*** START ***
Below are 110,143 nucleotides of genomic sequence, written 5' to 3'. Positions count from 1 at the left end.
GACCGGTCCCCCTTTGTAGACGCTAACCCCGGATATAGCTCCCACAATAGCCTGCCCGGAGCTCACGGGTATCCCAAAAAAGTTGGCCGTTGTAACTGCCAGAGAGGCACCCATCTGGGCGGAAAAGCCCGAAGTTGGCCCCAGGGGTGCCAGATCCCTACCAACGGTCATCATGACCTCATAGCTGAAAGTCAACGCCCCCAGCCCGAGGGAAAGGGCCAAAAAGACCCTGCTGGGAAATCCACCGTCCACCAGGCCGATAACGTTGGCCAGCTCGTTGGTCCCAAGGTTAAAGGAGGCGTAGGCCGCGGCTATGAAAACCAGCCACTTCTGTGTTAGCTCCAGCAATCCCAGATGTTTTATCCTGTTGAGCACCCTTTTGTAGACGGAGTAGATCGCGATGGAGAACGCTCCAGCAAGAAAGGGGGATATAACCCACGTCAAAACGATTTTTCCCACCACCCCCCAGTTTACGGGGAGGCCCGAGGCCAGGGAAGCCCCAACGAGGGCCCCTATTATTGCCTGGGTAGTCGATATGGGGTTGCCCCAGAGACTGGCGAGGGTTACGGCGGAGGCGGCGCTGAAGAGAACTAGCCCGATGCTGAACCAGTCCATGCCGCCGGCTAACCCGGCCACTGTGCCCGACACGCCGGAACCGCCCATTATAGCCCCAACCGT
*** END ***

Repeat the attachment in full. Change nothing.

Below are 110,143 nucleotides of genomic sequence, written 5' to 3'. Positions count from 1 at the left end.
GACCGGTCCCCCTTTGTAGACGCTAACCCCGGATATAGCTCCCACAATAGCCTGCCCGGAGCTCACGGGTATCCCAAAAAAGTTGGCCGTTGTAACTGCCAGAGAGGCACCCATCTGGGCGGAAAAGCCCGAAGTTGGCCCCAGGGGTGCCAGATCCCTACCAACGGTCATCATGACCTCATAGCTGAAAGTCAACGCCCCCAGCCCGAGGGAAAGGGCCAAAAAGACCCTGCTGGGAAATCCACCGTCCACCAGGCCGATAACGTTGGCCAGCTCGTTGGTCCCAAGGTTAAAGGAGGCGTAGGCCGCGGCTATGAAAACCAGCCACTTCTGTGTTAGCTCCAGCAATCCCAGATGTTTTATCCTGTTGAGCACCCTTTTGTAGACGGAGTAGATCGCGATGGAGAACGCTCCAGCAAGAAAGGGGGATATAACCCACGTCAAAACGATTTTTCCCACCACCCCCCAGTTTACGGGGAGGCCCGAGGCCAGGGAAGCCCCAACGAGGGCCCCTATTATTGCCTGGGTAGTCGATATGGGGTTGCCCCAGAGACTGGCGAGGGTTACGGCGGAGGCGGCGCTGAAGAGAACTAGCCCGATGCTGAACCAGTCCATGCCGCCGGCTAACCCGGCCACTGTGCCCGACACGCCGGAACCGCCCATTATAGCCCCAACCGT